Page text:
Battling "Revenge Porn" with legal action

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It is called Revenge Porn, intimate pictures - usually of women - uploaded onto sites by angry ex-lovers or someone who has stolen their pictures. Some of the shots are consensual but the sharing of them is not. And once they are out there on sites that can add identifying details such as names, addresses, emails ... the subjects in the picture can do little about it. It is against that backdrop and that frustration that a Texas lawyer is attempting a class action lawsuit against one website. Today, we look at what the law can and cannot do in the U.S. and here in Canada.



Hollie Toups & her lawyer John Morgan

At first I felt like I had been hit by a train, I fell back in my bed felt like the wind got knocked out of my and I panicked and I was in shock.

That's Marianna Taschinger describing her feelings after discovering naked photos of herself on the Internet. The Texas woman had taken the pictures for a former boyfriend. Not only were they now on-line, they were posted on a "revenge porn" website.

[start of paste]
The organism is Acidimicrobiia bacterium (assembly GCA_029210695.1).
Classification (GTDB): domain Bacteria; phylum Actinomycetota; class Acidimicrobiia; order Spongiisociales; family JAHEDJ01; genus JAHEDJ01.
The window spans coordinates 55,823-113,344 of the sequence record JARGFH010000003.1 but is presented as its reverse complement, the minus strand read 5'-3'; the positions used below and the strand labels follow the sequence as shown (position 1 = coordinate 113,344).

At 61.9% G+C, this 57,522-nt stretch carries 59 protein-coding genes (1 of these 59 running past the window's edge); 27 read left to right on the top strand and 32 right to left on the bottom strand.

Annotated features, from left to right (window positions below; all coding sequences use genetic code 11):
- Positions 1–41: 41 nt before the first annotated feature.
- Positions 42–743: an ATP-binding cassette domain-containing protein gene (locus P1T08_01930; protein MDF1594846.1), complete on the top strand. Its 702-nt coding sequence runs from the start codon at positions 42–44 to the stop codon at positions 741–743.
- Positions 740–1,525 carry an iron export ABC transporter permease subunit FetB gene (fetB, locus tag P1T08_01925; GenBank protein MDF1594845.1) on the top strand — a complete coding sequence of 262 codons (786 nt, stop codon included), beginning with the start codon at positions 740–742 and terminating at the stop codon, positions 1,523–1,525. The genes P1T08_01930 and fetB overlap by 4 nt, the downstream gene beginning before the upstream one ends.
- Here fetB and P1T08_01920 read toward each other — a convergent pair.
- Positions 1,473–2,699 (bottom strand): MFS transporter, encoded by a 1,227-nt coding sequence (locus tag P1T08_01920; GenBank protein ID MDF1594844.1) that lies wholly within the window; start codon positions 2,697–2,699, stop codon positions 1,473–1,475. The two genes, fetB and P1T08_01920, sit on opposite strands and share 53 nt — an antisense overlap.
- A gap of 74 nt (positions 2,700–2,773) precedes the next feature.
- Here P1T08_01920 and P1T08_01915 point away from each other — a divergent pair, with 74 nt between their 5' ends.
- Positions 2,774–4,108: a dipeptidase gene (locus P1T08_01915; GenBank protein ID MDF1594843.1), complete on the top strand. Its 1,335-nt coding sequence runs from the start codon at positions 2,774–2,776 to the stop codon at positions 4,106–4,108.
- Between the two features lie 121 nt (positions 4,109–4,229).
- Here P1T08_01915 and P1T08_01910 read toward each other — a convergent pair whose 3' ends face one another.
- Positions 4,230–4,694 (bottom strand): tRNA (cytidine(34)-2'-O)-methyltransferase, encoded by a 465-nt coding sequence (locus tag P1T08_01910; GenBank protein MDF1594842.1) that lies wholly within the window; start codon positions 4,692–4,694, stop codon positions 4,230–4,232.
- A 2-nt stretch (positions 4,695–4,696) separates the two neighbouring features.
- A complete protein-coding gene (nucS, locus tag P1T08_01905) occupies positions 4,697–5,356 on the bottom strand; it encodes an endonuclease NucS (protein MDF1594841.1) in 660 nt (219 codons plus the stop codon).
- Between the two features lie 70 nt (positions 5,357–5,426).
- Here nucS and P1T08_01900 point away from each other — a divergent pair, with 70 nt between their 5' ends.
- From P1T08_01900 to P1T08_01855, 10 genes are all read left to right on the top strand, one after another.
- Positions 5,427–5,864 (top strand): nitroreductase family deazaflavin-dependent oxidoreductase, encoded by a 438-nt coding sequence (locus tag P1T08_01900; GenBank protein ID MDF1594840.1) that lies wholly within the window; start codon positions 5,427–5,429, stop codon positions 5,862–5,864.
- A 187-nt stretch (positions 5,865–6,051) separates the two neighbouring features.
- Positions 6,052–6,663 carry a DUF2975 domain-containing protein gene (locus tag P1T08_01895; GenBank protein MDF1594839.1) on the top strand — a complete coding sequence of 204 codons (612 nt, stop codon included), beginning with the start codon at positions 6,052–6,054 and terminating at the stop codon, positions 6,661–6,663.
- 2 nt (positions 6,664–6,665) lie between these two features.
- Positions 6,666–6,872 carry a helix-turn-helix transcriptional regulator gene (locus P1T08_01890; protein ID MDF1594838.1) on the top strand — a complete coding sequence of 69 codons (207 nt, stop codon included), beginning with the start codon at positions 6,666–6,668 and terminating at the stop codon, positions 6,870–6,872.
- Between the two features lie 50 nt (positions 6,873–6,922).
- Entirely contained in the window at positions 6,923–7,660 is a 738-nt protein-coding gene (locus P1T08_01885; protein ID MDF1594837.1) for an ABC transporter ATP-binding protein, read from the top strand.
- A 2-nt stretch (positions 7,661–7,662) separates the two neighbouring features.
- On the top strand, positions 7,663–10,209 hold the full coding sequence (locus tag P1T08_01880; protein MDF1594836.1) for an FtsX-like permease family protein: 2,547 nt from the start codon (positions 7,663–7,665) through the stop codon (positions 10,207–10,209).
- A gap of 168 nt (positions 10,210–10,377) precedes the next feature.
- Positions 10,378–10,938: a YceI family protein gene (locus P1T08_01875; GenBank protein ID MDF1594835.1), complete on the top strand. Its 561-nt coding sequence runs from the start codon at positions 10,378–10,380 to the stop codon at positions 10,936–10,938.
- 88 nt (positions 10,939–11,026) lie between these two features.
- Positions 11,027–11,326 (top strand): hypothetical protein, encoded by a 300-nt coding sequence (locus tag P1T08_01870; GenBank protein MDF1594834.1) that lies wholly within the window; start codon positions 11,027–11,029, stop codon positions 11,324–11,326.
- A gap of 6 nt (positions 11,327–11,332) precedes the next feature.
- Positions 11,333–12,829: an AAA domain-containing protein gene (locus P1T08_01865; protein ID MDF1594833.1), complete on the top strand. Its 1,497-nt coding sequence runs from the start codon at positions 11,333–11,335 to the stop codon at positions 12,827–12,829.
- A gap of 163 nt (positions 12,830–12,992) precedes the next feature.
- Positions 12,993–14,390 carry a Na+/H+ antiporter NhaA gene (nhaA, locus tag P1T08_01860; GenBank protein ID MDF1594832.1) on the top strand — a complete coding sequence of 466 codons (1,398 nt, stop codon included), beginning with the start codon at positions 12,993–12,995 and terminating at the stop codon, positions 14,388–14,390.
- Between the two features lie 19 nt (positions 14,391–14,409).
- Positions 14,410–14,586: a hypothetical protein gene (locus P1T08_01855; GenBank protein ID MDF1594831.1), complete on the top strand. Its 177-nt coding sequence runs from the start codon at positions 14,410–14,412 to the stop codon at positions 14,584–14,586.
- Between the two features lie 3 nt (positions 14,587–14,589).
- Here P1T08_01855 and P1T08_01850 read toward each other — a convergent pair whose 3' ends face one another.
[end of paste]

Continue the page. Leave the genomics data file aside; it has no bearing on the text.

The website Texxxan.com was a virtual bathroom wall, where jilted lovers retaliated by posting explicit photos of former partners. Eager to fight back, Marianna Taschinger turned to the courts. She and more than two dozen other women plan a class-action lawsuit against Texxxan.com and its host company GoDaddy.

Hollie Toups is one of those women. She and her lawyer John Morgan were in southeast Texas.

Professor at Santa Clara University's School of Law, Eric Goldman

We started this segment with Adam Steinbaugh, a former security abuse specialist for MySpace.com, with some ideas on how to scrub pictures from the internet.

As we heard earlier, Hollie Toups and Marianna Taschinger have the support of a lawyer ... but our next guest isn't convinced legal action is the best way to fight revenge porn.

Eric Goldman is a professor at Santa Clara University's School of Law. We reached him in Mountain View, California.

Associate Law Professor at the University of Ottawa, Carissima Mathen

In Canada, it may be hard even to be legally considered a victim of revenge porn. Carissima Mathen is an associate law professor at the University of Ottawa.

This segment was produced by The Current's Vanessa Greco.

To add to anything you hear on The Current, email us from our website. Or tweet us @thecurrentcbc. You can also download the podcast from our website.


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